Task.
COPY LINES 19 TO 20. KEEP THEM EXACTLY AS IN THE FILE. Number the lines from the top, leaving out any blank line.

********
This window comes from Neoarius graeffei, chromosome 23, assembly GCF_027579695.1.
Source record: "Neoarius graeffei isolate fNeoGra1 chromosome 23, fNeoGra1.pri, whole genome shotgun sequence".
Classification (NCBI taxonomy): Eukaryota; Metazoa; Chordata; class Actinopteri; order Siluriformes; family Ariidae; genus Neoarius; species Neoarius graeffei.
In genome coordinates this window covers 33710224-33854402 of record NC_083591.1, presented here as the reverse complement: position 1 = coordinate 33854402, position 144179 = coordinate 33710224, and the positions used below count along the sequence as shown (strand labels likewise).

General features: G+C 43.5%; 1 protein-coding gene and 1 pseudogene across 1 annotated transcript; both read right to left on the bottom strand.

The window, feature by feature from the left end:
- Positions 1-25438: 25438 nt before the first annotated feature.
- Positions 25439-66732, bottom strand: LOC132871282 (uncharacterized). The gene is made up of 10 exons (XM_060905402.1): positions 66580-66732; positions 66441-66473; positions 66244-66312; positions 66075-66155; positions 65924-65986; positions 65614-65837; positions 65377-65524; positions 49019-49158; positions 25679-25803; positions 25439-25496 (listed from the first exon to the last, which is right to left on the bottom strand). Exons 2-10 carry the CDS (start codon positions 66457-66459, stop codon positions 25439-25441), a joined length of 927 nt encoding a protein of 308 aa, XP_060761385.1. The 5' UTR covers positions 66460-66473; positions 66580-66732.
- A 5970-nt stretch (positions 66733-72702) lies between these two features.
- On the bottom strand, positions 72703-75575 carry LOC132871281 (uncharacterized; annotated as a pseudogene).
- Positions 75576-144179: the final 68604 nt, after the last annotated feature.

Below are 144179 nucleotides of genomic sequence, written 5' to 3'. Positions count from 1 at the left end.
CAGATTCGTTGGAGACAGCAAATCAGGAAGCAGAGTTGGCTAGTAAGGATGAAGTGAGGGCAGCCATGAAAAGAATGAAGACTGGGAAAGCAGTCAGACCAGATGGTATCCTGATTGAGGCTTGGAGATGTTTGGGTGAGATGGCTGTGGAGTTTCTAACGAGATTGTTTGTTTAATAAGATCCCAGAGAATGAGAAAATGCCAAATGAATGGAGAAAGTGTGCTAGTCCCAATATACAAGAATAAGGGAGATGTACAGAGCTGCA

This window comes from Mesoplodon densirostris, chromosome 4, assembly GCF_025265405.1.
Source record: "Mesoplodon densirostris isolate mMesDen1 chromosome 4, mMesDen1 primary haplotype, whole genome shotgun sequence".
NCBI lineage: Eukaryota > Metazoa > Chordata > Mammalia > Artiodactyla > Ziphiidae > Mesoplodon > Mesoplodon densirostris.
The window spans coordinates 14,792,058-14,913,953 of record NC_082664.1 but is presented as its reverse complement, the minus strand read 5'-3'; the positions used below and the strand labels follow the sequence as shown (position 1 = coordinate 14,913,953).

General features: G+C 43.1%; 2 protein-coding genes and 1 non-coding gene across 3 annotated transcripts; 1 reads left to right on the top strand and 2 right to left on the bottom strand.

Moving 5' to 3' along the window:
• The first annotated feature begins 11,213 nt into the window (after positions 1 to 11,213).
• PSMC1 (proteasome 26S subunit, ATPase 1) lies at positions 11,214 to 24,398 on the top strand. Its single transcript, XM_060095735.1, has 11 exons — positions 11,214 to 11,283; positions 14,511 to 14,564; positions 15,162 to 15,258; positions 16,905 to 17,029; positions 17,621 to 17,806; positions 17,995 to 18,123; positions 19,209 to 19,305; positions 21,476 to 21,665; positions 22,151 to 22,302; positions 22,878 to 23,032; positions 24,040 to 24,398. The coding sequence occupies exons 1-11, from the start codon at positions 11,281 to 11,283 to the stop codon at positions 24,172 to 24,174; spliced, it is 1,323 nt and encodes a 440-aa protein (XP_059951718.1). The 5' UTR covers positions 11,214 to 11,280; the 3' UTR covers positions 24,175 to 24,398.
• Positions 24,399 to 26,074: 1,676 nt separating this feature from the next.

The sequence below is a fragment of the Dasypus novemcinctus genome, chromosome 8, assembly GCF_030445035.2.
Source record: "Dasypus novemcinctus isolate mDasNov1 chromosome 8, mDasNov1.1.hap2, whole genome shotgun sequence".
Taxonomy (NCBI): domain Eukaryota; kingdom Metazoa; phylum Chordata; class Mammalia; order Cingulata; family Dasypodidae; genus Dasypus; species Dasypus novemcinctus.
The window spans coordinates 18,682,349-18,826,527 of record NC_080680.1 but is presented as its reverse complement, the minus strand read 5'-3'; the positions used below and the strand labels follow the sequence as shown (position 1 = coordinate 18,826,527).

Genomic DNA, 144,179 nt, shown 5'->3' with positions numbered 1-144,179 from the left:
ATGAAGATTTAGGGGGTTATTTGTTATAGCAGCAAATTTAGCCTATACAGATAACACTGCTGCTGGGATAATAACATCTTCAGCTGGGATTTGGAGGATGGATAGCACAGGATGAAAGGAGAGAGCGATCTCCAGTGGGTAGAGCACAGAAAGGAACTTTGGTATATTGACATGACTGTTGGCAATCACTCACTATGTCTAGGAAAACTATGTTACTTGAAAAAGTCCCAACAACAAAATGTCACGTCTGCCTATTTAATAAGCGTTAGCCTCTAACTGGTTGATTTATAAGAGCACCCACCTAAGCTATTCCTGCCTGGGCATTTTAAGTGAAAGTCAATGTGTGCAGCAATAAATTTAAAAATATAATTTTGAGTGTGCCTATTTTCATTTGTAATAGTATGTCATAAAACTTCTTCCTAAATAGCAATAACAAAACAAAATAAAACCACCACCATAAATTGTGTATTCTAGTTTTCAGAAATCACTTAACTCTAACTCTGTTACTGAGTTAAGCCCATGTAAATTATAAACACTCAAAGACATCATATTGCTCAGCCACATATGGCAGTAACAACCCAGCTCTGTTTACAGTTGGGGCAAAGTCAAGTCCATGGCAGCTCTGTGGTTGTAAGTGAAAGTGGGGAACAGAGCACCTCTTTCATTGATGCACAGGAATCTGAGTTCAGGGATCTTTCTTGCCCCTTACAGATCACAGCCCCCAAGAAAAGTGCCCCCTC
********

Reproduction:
Moving 5' to 3' along the window:
• The first annotated feature begins 11,213 nt into the window (after positions 1 to 11,213).